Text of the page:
Q: Should my daughter put a featured background role for a TV show on her résumé or should all extra work be left off? —@Amanda052, Backstage Community Forums
The purpose of a résumé is to provide casting directors and directors with your child’s range of experience and training as an actor through the roles they have played. And while extra work—also known as background work—is experience, it is not acting work. Industry professionals know that.
Extra work can give your child industry experience, but not legitimacy regarding skill. No one looks at a résumé and gets excited about extra work. A small part in a community theater production or a student film will hold more weight than a featured background credit because the role requires skill.
If your child has no experience other than some extra work, then list it. It can be a positive learning experience for actors who are just starting out, and it provides the chance to work on a set and see what goes on behind and in front of the camera.
However, extra work is not a launching pad to an acting career. While it gives the actor some knowledge of how production works, it’s not a replacement for working as an actor. Many well-known actors began by doing extra work, but that’s not how they ultimately achieved success.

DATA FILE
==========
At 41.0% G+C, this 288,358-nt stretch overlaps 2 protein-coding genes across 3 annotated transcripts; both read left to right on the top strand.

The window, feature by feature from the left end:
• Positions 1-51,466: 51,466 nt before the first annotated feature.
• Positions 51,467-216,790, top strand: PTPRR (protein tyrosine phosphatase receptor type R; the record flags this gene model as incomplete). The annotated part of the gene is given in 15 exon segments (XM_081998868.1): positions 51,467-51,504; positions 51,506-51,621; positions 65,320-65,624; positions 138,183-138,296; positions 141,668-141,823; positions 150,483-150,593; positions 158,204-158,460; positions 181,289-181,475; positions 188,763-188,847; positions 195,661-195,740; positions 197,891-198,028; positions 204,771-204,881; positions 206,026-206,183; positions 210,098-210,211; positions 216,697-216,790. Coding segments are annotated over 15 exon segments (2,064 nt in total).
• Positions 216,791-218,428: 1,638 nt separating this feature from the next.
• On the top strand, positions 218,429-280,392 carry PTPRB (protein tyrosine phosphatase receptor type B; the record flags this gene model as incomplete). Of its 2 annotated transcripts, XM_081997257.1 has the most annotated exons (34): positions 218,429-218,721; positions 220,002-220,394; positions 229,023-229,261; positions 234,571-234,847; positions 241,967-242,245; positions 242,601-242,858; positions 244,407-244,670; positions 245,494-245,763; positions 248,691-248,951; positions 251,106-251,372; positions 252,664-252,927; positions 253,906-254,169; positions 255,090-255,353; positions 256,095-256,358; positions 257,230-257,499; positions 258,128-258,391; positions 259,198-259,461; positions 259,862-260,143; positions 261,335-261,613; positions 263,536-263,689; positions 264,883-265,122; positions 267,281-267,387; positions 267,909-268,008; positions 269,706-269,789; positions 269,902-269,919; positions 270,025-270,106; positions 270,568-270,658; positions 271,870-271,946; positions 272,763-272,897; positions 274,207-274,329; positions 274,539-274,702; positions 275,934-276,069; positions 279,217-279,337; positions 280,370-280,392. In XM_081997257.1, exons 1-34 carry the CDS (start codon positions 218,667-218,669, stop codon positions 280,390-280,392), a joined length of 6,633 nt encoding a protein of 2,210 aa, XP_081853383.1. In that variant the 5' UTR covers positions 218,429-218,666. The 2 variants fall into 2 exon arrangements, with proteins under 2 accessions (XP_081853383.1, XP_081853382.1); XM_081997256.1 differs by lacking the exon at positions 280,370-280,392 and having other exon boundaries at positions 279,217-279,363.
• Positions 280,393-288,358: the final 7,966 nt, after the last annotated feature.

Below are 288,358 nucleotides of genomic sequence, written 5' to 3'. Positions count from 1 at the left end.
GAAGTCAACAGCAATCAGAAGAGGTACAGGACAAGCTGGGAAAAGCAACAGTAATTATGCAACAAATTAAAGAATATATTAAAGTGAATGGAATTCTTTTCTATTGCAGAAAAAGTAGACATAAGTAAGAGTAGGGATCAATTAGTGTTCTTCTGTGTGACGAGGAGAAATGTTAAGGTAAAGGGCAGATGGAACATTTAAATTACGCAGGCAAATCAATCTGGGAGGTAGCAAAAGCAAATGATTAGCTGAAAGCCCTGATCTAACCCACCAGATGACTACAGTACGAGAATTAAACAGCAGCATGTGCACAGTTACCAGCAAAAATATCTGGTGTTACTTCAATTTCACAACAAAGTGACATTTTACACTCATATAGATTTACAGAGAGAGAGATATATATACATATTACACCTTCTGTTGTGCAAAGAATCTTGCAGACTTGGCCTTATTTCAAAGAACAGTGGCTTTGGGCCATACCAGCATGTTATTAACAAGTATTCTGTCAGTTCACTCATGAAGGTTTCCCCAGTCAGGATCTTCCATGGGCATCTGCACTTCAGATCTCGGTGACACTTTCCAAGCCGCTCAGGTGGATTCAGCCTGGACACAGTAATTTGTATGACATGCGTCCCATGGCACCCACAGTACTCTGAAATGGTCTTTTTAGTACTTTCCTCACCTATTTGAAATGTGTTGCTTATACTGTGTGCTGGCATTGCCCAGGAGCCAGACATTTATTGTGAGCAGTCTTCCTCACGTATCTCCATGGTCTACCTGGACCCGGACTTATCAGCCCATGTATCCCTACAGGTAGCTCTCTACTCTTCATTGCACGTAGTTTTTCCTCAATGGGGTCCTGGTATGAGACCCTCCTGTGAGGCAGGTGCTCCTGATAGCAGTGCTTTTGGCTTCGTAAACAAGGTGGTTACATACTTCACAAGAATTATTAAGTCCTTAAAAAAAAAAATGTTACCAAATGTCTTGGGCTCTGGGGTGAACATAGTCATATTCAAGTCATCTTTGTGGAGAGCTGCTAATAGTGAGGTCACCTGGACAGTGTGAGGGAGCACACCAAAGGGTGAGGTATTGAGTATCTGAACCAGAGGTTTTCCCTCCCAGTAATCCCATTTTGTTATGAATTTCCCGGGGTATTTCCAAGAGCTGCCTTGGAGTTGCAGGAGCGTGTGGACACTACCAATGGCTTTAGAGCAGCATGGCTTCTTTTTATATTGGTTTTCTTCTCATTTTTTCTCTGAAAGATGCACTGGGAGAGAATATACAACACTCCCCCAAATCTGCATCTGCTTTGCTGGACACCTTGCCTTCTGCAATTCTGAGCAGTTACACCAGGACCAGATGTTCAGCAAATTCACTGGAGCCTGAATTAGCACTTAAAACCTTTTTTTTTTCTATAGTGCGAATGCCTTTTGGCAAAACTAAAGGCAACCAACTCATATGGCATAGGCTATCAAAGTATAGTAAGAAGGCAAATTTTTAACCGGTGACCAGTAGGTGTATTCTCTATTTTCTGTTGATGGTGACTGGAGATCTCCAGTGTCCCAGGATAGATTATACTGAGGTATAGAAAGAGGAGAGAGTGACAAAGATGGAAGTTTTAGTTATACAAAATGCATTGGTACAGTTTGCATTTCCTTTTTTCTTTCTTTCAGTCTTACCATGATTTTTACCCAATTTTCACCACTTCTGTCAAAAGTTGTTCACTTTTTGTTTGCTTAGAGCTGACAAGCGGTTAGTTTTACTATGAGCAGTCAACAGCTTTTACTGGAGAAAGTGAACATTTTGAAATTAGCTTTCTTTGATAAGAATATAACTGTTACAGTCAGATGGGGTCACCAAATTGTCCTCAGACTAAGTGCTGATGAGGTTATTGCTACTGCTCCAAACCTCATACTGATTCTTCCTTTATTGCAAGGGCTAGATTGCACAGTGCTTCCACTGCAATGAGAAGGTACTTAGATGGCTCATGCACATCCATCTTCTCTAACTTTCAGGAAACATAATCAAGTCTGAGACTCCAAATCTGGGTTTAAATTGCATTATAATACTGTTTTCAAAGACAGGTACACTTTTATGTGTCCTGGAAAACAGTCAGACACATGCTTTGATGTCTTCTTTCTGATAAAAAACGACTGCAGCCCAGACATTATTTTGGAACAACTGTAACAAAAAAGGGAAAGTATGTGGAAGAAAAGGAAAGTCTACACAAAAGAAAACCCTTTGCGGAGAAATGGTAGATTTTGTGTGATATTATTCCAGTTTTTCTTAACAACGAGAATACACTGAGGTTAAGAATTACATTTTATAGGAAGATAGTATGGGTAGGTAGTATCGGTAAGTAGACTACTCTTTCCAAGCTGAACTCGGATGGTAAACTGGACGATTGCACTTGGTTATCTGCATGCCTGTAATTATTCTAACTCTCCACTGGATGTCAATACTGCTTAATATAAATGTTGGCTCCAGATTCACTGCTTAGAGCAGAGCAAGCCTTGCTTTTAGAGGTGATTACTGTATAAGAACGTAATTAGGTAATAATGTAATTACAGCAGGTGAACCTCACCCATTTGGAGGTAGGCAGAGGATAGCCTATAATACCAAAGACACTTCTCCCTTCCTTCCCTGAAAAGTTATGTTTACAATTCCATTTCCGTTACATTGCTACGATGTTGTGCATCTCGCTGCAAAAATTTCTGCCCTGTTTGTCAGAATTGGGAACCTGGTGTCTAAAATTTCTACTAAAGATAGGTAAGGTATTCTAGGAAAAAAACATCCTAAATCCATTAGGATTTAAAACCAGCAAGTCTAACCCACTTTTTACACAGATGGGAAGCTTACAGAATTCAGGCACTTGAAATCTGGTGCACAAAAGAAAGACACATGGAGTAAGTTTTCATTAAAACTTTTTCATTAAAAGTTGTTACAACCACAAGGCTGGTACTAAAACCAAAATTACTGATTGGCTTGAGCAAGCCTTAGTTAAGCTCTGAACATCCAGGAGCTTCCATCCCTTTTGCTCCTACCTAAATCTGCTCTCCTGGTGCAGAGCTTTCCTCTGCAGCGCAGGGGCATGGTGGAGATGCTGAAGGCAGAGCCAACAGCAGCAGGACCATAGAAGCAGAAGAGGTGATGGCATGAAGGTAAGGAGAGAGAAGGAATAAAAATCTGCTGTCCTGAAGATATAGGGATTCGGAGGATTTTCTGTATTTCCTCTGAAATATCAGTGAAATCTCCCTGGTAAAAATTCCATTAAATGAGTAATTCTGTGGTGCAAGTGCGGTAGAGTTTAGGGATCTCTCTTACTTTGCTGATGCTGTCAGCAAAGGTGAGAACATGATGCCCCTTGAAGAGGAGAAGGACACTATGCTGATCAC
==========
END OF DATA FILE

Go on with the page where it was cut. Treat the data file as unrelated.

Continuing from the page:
Young actors just beginning in the industry may not have a lot of credits yet. When putting together their résumé, it’s perfectly acceptable to have school and camp experience, student films, and even extra or background work listed, as long as it’s not there only as padding.
If all your child has done is extra work, feel free to list some of those credits initially. As they gain more experience and have more acting roles under their belt, the extra work should be replaced with the new credits on their résumé.